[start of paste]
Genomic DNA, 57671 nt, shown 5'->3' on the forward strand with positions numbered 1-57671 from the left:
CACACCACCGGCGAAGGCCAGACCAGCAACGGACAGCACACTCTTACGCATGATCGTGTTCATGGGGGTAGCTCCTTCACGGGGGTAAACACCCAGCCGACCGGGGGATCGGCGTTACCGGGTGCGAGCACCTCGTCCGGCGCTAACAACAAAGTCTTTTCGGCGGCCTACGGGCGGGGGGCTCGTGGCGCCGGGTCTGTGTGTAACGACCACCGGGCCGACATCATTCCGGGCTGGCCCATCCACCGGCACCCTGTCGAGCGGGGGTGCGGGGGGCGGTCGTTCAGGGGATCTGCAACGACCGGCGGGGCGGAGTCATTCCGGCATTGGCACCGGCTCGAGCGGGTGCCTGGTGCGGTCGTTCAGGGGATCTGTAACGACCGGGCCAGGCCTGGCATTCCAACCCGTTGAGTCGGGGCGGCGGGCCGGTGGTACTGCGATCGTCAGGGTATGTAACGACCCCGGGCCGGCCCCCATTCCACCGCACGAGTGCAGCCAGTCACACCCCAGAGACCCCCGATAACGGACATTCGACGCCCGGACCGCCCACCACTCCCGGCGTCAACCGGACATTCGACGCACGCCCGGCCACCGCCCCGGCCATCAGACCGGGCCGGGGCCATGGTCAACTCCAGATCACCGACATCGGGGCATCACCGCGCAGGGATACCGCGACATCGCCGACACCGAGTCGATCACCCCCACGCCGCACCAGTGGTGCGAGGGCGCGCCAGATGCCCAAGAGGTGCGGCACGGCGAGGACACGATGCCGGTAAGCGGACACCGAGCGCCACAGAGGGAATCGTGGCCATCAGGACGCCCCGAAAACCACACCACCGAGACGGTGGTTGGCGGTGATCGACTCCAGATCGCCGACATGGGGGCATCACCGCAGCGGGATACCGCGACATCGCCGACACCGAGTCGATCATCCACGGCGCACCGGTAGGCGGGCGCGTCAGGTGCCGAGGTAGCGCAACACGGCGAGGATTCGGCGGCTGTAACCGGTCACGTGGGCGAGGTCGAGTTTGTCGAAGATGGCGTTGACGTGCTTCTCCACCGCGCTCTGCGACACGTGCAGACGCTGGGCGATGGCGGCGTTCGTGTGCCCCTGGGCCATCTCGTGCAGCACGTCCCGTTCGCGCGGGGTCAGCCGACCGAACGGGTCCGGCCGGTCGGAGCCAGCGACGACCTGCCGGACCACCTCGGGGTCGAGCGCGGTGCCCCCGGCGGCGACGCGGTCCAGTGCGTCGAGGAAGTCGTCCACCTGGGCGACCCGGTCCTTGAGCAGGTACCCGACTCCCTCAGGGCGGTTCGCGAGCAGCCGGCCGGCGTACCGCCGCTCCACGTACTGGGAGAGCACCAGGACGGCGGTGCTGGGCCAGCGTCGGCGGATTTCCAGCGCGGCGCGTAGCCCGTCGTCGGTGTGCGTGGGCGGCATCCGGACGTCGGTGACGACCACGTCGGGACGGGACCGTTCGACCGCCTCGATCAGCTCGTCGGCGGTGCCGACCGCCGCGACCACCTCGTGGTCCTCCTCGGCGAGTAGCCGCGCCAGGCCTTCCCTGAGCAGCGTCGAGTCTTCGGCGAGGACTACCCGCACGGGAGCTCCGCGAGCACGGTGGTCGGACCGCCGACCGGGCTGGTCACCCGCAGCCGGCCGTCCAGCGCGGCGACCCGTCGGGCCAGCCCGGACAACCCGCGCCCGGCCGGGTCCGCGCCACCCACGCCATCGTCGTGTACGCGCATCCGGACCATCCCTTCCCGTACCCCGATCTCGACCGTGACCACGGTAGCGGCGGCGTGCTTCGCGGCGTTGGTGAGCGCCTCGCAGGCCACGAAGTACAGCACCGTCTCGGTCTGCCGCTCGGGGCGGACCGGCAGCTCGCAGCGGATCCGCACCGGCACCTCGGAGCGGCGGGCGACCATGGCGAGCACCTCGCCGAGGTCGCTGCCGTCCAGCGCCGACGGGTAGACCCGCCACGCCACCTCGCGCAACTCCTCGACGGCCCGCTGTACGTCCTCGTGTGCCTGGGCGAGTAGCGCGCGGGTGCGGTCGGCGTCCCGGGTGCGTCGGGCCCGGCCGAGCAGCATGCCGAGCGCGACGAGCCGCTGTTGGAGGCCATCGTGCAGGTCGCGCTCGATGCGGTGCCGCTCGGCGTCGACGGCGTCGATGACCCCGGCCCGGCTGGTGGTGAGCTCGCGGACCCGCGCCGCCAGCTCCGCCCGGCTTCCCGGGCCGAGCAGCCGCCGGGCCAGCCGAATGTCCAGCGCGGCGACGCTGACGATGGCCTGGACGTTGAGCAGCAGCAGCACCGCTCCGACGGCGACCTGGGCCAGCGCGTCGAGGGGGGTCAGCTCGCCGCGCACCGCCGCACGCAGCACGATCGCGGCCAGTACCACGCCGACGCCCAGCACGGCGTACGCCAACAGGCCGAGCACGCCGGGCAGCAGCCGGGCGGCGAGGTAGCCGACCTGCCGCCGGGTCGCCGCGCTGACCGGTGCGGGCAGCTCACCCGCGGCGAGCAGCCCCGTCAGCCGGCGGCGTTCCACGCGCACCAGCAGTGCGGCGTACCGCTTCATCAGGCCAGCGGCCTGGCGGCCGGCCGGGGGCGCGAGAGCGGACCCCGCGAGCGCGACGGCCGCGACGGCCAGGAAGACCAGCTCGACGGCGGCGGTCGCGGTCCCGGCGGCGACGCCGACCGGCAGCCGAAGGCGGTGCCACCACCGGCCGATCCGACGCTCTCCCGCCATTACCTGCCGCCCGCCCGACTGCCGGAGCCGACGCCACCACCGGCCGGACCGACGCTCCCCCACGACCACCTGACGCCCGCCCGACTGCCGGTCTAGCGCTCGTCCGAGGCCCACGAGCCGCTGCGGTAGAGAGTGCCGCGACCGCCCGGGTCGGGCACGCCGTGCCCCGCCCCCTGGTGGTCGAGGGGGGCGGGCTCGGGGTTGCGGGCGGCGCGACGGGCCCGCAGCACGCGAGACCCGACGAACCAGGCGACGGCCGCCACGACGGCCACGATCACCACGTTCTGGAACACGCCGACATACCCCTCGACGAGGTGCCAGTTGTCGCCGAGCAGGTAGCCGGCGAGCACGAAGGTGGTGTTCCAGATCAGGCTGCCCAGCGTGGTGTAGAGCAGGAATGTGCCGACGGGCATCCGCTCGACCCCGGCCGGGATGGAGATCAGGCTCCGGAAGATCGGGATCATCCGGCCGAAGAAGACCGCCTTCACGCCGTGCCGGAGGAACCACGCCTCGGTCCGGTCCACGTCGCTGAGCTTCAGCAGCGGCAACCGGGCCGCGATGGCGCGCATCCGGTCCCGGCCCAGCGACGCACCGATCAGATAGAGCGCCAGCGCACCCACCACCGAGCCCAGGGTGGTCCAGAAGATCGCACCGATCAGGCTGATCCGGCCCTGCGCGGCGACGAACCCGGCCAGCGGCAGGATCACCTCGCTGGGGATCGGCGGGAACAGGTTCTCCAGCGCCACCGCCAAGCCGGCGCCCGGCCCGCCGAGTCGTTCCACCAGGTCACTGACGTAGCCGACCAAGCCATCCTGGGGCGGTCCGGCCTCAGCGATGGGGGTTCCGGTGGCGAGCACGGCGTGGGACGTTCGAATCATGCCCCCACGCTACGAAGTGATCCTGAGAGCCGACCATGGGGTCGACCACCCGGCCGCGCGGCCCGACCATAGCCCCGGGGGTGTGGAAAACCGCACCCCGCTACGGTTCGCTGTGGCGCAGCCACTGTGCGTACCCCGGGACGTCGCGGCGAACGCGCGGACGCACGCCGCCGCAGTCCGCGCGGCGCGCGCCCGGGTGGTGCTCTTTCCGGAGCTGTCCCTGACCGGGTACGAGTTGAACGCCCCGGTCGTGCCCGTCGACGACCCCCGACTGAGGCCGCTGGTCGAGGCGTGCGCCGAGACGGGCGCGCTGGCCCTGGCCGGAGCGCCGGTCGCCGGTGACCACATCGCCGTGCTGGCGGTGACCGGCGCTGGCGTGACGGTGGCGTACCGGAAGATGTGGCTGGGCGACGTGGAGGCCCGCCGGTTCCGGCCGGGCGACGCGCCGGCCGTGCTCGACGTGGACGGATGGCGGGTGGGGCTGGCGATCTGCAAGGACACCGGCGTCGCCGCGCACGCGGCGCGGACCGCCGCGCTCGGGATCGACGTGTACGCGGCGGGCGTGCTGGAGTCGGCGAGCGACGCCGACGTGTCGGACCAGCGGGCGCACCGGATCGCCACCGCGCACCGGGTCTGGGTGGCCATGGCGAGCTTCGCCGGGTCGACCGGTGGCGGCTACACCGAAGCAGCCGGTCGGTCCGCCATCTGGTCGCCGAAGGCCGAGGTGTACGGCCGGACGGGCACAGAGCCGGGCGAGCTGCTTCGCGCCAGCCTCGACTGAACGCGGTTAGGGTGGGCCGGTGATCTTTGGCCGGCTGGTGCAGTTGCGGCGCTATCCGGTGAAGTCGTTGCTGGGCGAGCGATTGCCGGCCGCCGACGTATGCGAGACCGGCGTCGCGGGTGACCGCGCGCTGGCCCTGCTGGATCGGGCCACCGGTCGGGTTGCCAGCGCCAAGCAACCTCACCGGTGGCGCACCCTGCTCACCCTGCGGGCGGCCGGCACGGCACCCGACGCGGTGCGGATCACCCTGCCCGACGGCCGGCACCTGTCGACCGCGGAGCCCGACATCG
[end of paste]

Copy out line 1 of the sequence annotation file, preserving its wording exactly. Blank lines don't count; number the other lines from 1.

Genomic DNA, 57671 nt, shown 5'->3' on the forward strand with positions numbered 1-57671 from the left: